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To analyze the impact of the International Nosocomial Infection Control Consortium (INICC) Multidimensional Approach (IMA) and the INICC Surveillance Online System (ISOS) on central line-associated bloodstream infection (CLABSI) rates in 14 intensive care units (ICUs) in Argentina from January 2014 to April 2017.
This prospective, pre–post surveillance study of 3,940 ICU patients was conducted in 11 hospitals in 5 cities in Argentina. During our baseline evaluation, we performed outcome and process surveillance of CLABSI applying Centers for Disease Control and Prevention/National Health Safety Network (CDC/NHSN) definitions. During the intervention, we implemented the IMA through ISOS: (1) a bundle of infection prevention practice interventions, (2) education, (3) outcome surveillance, (4) process surveillance, (5) feedback on CLABSI rates and consequences, and (6) performance feedback of process surveillance. Bivariate and multivariate regression analyses were performed using a logistic regression model to estimate the effect of the intervention on the CLABSI rate.
During the baseline period, 5,118 CL days and 49 CLABSIs were recorded, for a rate of 9.6 CLABSIs per 1,000 central-line (CL) days. During the intervention, 15,659 CL days and 68 CLABSIs were recorded, for a rate of 4.1 CLABSIs per 1,000 CL days. The CLABSI rate was reduced by 57% (incidence density rate: 0.43; 95% confidence interval, 0.34–0.6; P<.001).
Implementing IMA through ISOS was associated with a significant reduction in the CLABSI rate in ICUs in Argentina.
Ca is not only essential for bone mineralisation, but also for regulation of extracellular and intracellular processes. When the Ca2+ intake is low, the efficiency of intestinal Ca2+ absorption and renal Ca2+ reabsorption is increased. This adaptive mechanism involves calcitriol enhancement via parathyroid hormone stimulation. Bone is also highly affected. Low Ca2+ intake is considered a risk factor for osteoporosis. Patients with renal lithiasis may be at higher risk of recurrence of stone formation when they have low Ca2+ intake. The role of dietary Ca2+ on the regulation of lipid metabolism and lipogenic genes in adipocytes might explain an inverse relationship between dairy intake and BMI. Dietary Ca2+ restriction produces impairment of the adipocyte apoptosis and dysregulation of glucocorticosteroid metabolism in the adipose tissue. An inverse relationship between hypertension and a low-Ca2+ diet has been described. Ca2+ facilitates weight loss and stimulates insulin sensitivity, which contributes to the decrease in the blood pressure. There is also evidence that dietary Ca2+ is associated with colorectal cancer. Dietary Ca2+ could alter the ratio of faecal bile acids, reducing the cytotoxicity of faecal water, or it could activate Ca2+-sensing receptors, triggering intracellular signalling pathways. Also it could bind luminal antigens, transporting them into mucosal mononuclear cells as a mechanism of immunosurveillance and promotion of tolerance. Data relative to nutritional Ca2+ and incidences of other human cancers are controversial. Health professionals should be aware of these nutritional complications and reinforce the dairy intakes to ensure the recommended Ca2+ requirements and prevent diseases.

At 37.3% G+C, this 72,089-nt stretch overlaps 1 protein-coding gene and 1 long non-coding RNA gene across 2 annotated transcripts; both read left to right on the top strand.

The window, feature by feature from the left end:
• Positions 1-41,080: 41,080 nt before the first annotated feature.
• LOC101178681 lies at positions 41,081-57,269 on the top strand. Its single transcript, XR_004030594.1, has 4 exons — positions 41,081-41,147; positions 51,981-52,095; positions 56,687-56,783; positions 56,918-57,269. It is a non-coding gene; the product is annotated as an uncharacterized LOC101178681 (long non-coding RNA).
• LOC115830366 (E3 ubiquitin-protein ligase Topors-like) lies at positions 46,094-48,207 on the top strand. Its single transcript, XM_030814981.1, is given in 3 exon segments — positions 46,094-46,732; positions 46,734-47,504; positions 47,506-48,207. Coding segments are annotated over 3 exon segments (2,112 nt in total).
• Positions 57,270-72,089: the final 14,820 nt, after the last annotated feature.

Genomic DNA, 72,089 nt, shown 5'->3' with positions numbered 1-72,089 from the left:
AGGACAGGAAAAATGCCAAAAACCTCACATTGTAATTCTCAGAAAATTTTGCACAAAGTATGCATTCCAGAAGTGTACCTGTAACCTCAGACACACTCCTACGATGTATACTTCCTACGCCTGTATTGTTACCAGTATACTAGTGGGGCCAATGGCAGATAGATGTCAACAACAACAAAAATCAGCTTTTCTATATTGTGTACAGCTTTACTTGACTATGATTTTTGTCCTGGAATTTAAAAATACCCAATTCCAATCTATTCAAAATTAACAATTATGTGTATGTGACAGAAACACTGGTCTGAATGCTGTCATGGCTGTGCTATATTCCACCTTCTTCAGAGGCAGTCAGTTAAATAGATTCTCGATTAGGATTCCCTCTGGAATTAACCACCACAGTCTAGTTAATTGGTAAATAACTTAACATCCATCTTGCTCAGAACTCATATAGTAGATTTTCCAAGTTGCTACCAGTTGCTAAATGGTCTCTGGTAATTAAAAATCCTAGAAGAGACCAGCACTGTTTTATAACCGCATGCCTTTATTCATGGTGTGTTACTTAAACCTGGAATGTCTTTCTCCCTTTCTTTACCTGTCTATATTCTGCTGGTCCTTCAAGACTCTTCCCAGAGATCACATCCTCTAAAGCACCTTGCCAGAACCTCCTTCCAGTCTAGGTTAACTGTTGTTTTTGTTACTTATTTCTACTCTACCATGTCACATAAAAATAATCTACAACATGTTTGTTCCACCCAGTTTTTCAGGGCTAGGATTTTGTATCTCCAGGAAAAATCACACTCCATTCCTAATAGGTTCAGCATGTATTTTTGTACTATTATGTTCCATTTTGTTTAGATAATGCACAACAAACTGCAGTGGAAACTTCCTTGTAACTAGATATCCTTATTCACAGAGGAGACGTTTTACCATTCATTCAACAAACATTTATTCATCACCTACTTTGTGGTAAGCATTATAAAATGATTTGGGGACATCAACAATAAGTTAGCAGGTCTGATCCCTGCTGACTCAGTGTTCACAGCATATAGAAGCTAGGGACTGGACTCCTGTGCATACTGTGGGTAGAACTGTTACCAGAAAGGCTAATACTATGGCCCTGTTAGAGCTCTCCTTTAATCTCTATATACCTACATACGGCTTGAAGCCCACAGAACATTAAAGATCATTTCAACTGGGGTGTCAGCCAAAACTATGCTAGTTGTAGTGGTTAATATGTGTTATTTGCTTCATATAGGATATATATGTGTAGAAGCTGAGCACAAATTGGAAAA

Perspectives from 22 countries on aspects of the legal environment for selection are presented in this article. Issues addressed include (a) whether there are racial/ethnic/religious subgroups viewed as “disadvantaged,” (b) whether research documents mean differences between groups on individual difference measures relevant to job performance, (c) whether there are laws prohibiting discrimination against specific groups, (d) the evidence required to make and refute a claim of discrimination, (e) the consequences of violation of the laws, (f) whether particular selection methods are limited or banned, (g) whether preferential treatment of members of disadvantaged groups is permitted, and (h) whether the practice of industrial and organizational psychology has been affected by the legal environment.
This study estimated the number of HCWs with protective antibody levels 5 and 10 years after HBV vaccination. Kaplan-Meier probabilities of protective levels were 0.95 at 60 days after vaccination, 0.87 at 5 years, and 0.79 at 10 years. Those without protective levels displayed good response 7 and 30 days after a booster